Make coffee. Take dog for walk. Note the sunlight on the scant snow. Try to work. Try to remember that work is meaning. Seek out seeds of growth and creative bursts that colour a black sky. Find them in art, in fiction, on the screen and stage. A million stories to reframe the day as one to embrace instead of despair. Read More
When you’ve been married a long time, you tend to forget the theatrics of that day once upon a time, when an unblemished future stretched out before you down the aisle. Thanks to a couple of colleagues from my days in a television newsroom, I have hours of footage to prompt a rusty memory or two. Earlier this month, said footage was dug out, edited, and shown with those brave wedding party people who shared our celebration on that weirdly warm day in January of ’92. Too lengthy for this space but Little Bo Peep Bride will give you some corny life advice.
As a movie buff, you can’t find better material than corralling a massive group of friends and family for a ceremony that has every potential of falling off the rails. Ours was a magical circus with few mishaps (my hairstyle, the missing bottles of Scotch swiped from the bar) —we made it out the door to a car that honked all the way through the downtown corridor en route to our hotel room. Of course, weddings and storytellers have enjoyed a long and fruitful relationship. The best of the lot avoid the sentiment and go for the funny bone like the new play, The Wedding Party, by Toronto-born writer/actor Kristen Thomson.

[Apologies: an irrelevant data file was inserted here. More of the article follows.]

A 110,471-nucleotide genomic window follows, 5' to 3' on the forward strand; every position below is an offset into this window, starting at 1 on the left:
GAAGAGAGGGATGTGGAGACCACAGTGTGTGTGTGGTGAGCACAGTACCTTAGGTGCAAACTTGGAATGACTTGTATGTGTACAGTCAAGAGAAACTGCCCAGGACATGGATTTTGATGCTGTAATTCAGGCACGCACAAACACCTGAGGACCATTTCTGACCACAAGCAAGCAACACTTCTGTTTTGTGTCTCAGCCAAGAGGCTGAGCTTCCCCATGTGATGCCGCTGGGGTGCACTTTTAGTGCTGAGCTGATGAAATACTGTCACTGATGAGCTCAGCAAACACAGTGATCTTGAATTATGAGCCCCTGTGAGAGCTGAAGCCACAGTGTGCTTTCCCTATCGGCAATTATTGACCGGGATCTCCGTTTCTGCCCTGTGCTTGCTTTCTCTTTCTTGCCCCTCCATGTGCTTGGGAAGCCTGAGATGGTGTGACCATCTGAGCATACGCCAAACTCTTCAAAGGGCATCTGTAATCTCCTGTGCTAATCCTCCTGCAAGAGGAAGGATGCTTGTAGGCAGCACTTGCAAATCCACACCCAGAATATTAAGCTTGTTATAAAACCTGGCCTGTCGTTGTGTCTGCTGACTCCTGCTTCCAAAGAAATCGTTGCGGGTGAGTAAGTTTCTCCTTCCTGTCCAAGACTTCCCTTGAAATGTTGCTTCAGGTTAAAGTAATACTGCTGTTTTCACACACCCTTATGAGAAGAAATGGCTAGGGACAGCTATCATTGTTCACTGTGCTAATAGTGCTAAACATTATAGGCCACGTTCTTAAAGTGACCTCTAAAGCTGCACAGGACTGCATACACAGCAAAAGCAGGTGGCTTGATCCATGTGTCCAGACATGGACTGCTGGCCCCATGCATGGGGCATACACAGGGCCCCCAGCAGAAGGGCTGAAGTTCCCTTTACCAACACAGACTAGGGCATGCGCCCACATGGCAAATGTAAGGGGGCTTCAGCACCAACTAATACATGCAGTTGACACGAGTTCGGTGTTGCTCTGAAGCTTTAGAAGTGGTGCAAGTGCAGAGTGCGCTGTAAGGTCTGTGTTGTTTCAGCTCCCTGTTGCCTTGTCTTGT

Well, a marriage is a contract you enter into, and some of the essential elements of the wedding are that words are spoken and witnesses hear them and believe them. That’s very much what happens in the theatre. You walk on stage and you say such and such, and everybody believes in it.
Kristen Thomson, playwright, on her new comedic play The Wedding Party
Thomson stars in her own play as the mother of the bride, and also a few other characters—all of the actors play multiple roles. We never meet the bride and groom but instead, “backstage” at the reception, various family members come and go and emote about their own disgruntled relationship with a wedding spectacle put on entirely by the father of the bride. Played for maximum laughs by Tom Rooney, he’s a wealthy tycoon, estranged from his twin brother, who shows up (of course) and cues the meltdown, fuelled by booze and bruised egos. Popped in for potent laughs throughout are the father’s beloved dog, played deftly again by Thomson-remember all the characters she played in her hit I, Claudia? Easily nailing the nutty mom, a former circus performer shut out of the wedding planning and speech podium, Thomson’s drunk act is the high of this show. There’s a note here and there of real drama, but mostly we’re in high camp terrain and the timing keeps the pace going with swift turns of costume and character.
Winter requires outings like these and the headlines require it more-never has the sky looked so bleak. I am afraid to check my newsfeed. Instead, I’m on the hunt for stories that swell the heart. Give me beauty in an ugly world and I’m yours. My heart is with all those families in Quebec City today.
The Wedding Party is playing at the Streetcar Crowsnest, the beautiful new home of the Crows Theatre in Toronto’s Leslieville. It runs until February 11th. Dine beforehand nearby at The Maple Leaf Tavern, the perfect set-up for a night of kicks. Or just order a fancy cocktail at the spanking new bar of the theatre itself and go ahead and take it inside to your seat. Permitted here. Permitted everywhere this winter in our sorry mess of a world.
Check back tomorrow for another winter outing:the terrific new film from Mike Mills, 20th Century Women.
Forgive me, readers, for neglecting you
January is the month to clear out
my brain the house, staring back at me in spartan disbelief. It’s breathing room time.